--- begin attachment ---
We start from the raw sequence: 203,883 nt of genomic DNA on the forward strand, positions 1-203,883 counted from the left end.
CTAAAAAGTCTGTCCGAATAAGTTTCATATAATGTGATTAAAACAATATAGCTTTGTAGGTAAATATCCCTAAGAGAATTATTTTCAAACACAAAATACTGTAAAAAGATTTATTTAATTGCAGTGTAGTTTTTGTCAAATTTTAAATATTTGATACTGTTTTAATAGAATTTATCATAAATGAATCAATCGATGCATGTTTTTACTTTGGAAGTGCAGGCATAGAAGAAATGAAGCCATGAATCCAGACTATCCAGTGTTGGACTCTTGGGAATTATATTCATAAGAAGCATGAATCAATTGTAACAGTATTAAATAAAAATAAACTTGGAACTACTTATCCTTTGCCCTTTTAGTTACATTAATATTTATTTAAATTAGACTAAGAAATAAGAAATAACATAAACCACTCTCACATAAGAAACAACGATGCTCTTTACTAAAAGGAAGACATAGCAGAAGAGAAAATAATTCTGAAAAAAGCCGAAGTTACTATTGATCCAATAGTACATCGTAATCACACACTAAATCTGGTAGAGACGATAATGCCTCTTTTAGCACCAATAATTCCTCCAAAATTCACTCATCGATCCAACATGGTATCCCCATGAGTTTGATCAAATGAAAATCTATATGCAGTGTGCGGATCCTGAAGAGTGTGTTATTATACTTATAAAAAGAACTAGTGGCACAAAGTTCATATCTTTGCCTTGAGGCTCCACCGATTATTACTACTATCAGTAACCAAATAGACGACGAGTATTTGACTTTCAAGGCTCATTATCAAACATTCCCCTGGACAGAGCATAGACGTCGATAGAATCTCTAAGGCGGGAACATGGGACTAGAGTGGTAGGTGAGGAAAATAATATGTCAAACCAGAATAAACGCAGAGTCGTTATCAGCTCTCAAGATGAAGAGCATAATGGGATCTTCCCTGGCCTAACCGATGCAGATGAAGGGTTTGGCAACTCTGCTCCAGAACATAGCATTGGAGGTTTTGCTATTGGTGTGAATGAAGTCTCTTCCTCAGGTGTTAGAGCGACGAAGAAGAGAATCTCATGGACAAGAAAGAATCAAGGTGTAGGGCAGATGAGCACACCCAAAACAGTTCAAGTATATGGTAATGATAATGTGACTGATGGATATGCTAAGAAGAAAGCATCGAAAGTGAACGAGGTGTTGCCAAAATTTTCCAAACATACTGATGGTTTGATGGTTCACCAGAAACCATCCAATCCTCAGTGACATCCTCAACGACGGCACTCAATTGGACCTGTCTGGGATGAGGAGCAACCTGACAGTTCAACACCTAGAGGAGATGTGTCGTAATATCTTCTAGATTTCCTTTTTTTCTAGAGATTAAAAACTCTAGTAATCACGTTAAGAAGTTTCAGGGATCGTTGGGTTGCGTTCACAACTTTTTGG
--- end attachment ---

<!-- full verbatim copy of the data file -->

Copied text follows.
We start from the raw sequence: 203,883 nt of genomic DNA on the forward strand, positions 1-203,883 counted from the left end.
CTAAAAAGTCTGTCCGAATAAGTTTCATATAATGTGATTAAAACAATATAGCTTTGTAGGTAAATATCCCTAAGAGAATTATTTTCAAACACAAAATACTGTAAAAAGATTTATTTAATTGCAGTGTAGTTTTTGTCAAATTTTAAATATTTGATACTGTTTTAATAGAATTTATCATAAATGAATCAATCGATGCATGTTTTTACTTTGGAAGTGCAGGCATAGAAGAAATGAAGCCATGAATCCAGACTATCCAGTGTTGGACTCTTGGGAATTATATTCATAAGAAGCATGAATCAATTGTAACAGTATTAAATAAAAATAAACTTGGAACTACTTATCCTTTGCCCTTTTAGTTACATTAATATTTATTTAAATTAGACTAAGAAATAAGAAATAACATAAACCACTCTCACATAAGAAACAACGATGCTCTTTACTAAAAGGAAGACATAGCAGAAGAGAAAATAATTCTGAAAAAAGCCGAAGTTACTATTGATCCAATAGTACATCGTAATCACACACTAAATCTGGTAGAGACGATAATGCCTCTTTTAGCACCAATAATTCCTCCAAAATTCACTCATCGATCCAACATGGTATCCCCATGAGTTTGATCAAATGAAAATCTATATGCAGTGTGCGGATCCTGAAGAGTGTGTTATTATACTTATAAAAAGAACTAGTGGCACAAAGTTCATATCTTTGCCTTGAGGCTCCACCGATTATTACTACTATCAGTAACCAAATAGACGACGAGTATTTGACTTTCAAGGCTCATTATCAAACATTCCCCTGGACAGAGCATAGACGTCGATAGAATCTCTAAGGCGGGAACATGGGACTAGAGTGGTAGGTGAGGAAAATAATATGTCAAACCAGAATAAACGCAGAGTCGTTATCAGCTCTCAAGATGAAGAGCATAATGGGATCTTCCCTGGCCTAACCGATGCAGATGAAGGGTTTGGCAACTCTGCTCCAGAACATAGCATTGGAGGTTTTGCTATTGGTGTGAATGAAGTCTCTTCCTCAGGTGTTAGAGCGACGAAGAAGAGAATCTCATGGACAAGAAAGAATCAAGGTGTAGGGCAGATGAGCACACCCAAAACAGTTCAAGTATATGGTAATGATAATGTGACTGATGGATATGCTAAGAAGAAAGCATCGAAAGTGAACGAGGTGTTGCCAAAATTTTCCAAACATACTGATGGTTTGATGGTTCACCAGAAACCATCCAATCCTCAGTGACATCCTCAACGACGGCACTCAATTGGACCTGTCTGGGATGAGGAGCAACCTGACAGTTCAACACCTAGAGGAGATGTGTCGTAATATCTTCTAGATTTCCTTTTTTTCTAGAGATTAAAAACTCTAGTAATCACGTTAAGAAGTTTCAGGGATCGTTGGGTTGCGTTCACAACTTTTTGG